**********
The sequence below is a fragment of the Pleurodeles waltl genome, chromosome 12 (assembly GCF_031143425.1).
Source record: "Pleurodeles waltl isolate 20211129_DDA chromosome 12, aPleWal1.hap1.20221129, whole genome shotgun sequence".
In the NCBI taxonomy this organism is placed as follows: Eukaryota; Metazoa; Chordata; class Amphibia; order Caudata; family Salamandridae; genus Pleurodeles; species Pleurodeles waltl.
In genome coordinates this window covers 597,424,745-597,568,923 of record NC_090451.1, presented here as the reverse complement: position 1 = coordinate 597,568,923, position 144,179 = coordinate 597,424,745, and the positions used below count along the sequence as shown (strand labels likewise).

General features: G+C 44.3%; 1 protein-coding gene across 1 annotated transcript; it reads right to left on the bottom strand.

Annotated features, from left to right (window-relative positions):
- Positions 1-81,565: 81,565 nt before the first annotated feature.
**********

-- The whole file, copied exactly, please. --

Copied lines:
The sequence below is a fragment of the Pleurodeles waltl genome, chromosome 12 (assembly GCF_031143425.1).
Source record: "Pleurodeles waltl isolate 20211129_DDA chromosome 12, aPleWal1.hap1.20221129, whole genome shotgun sequence".
In the NCBI taxonomy this organism is placed as follows: Eukaryota; Metazoa; Chordata; class Amphibia; order Caudata; family Salamandridae; genus Pleurodeles; species Pleurodeles waltl.
In genome coordinates this window covers 597,424,745-597,568,923 of record NC_090451.1, presented here as the reverse complement: position 1 = coordinate 597,568,923, position 144,179 = coordinate 597,424,745, and the positions used below count along the sequence as shown (strand labels likewise).

General features: G+C 44.3%; 1 protein-coding gene across 1 annotated transcript; it reads right to left on the bottom strand.

Annotated features, from left to right (window-relative positions):
- Positions 1-81,565: 81,565 nt before the first annotated feature.